Wednesday

July 30, 2014

July 30, 2014

Posted by **sarah** on Tuesday, February 26, 2008 at 11:08pm.

the sum from k=1 to infinity of

sin(e^-k)

I'm not sure where to start..

- calculus -
**drwls**, Wednesday, February 27, 2008 at 3:06amAs k becomes large, e^-k becomes much less than 1, and sin(e^-k) approaches e^-k

The sum of the series 1 + 1/e + 1/e^2 converges to

1 /(1 - 1/e)= 1.582

High-order terms of the series

sin(e^-k) will behave similarly, but the sum of the entire series will be somethat less than 1.582.

**Related Questions**

calculus - determine whether the series converges of diverges the sum from k=1 ...

calculus - determine whether the series converges of diverges the sum from n=1 ...

calculus - determine whether the series converges of diverges the sum from k=1 ...

calculus - determine whether the series converges of diverges the sum from k=2 ...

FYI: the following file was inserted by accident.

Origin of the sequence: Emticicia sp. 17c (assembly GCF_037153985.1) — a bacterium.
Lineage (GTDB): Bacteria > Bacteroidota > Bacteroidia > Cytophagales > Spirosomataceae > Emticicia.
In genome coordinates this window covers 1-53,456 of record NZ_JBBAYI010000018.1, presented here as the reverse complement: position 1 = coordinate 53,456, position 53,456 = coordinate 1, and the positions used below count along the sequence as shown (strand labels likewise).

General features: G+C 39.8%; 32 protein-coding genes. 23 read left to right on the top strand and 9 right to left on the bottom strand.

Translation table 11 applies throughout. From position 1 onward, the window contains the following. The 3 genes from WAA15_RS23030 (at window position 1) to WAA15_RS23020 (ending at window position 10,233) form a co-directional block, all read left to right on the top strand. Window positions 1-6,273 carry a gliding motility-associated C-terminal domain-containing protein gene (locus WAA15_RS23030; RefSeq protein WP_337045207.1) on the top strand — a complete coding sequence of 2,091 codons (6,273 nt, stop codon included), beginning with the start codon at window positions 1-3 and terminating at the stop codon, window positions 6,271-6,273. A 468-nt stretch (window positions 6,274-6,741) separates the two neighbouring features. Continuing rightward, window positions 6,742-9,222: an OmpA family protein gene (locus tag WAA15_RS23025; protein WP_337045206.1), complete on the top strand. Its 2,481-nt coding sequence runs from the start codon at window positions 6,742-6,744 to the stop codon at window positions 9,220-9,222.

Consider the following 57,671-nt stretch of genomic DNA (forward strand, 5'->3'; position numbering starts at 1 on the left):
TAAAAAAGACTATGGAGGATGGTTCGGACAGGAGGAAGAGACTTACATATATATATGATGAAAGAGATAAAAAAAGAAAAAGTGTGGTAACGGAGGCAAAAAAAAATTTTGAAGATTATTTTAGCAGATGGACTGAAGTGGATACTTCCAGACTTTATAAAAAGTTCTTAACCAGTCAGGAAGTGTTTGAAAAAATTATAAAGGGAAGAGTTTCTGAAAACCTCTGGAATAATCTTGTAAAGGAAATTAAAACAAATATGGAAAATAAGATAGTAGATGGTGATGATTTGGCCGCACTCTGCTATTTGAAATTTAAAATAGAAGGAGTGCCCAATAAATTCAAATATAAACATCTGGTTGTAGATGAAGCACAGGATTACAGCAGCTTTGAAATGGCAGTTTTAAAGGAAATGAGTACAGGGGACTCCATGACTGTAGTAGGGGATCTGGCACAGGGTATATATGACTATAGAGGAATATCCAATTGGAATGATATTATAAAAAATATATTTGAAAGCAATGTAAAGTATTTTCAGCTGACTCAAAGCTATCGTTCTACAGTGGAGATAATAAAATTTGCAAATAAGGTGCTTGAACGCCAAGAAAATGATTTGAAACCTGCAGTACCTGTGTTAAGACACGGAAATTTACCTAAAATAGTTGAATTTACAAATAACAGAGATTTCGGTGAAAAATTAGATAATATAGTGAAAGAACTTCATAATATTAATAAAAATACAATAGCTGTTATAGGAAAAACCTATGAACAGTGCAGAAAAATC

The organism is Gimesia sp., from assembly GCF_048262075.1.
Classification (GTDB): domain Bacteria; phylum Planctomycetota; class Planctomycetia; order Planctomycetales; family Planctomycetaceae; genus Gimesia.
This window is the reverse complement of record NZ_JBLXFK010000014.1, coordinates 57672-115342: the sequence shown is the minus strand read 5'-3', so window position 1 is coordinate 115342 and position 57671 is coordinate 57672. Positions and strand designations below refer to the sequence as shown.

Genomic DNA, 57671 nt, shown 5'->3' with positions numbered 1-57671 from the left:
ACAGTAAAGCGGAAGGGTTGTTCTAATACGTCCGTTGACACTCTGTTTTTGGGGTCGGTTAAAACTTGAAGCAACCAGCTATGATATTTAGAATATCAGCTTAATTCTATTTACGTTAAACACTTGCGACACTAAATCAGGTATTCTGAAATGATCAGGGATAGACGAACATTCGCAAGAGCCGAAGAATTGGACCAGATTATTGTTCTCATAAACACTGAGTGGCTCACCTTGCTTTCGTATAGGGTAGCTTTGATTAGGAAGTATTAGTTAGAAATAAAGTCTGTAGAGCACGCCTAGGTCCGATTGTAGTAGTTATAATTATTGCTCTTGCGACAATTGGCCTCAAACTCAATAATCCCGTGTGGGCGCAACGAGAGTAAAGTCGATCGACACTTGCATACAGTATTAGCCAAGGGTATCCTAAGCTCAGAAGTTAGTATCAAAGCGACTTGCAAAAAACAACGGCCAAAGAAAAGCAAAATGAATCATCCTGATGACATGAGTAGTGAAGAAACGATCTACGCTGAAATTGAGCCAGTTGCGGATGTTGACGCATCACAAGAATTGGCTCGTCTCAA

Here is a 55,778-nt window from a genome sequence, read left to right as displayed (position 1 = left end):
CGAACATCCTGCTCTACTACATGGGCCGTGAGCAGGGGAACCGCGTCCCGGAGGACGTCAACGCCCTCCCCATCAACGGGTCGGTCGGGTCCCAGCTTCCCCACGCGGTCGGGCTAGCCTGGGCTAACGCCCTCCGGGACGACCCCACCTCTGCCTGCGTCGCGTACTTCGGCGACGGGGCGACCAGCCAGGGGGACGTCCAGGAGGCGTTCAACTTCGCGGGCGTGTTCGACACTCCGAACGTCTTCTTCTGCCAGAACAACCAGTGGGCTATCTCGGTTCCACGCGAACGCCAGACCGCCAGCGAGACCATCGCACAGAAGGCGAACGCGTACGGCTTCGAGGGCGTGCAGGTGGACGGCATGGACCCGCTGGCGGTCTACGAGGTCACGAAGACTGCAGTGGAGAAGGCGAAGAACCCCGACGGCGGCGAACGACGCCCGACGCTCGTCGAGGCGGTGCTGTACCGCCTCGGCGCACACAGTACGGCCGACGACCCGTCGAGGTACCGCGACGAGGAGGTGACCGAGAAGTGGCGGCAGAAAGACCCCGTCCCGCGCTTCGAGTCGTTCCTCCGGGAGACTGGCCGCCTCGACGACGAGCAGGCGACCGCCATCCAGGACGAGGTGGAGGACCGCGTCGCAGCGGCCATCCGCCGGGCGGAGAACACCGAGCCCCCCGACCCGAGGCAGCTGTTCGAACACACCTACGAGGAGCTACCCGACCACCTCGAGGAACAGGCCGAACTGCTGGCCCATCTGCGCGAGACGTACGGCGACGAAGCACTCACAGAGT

calculus - determine whether the series converges of diverges the sum from k=2 ...

Calculus - The problem with these two questions is that I cannot determine the a...

calculus - 1. integral -oo, oo [(2x)/(x^2+1)^2] dx 2. integral 0, pi/2 cot(theta...

calculus - determine whether the series converges of diverges the sum from n=1 ...

calculus - determine whether the series converges of diverges the sum from n=1 ...

Calculus - Determine the following about the series. Indicate the test that was ...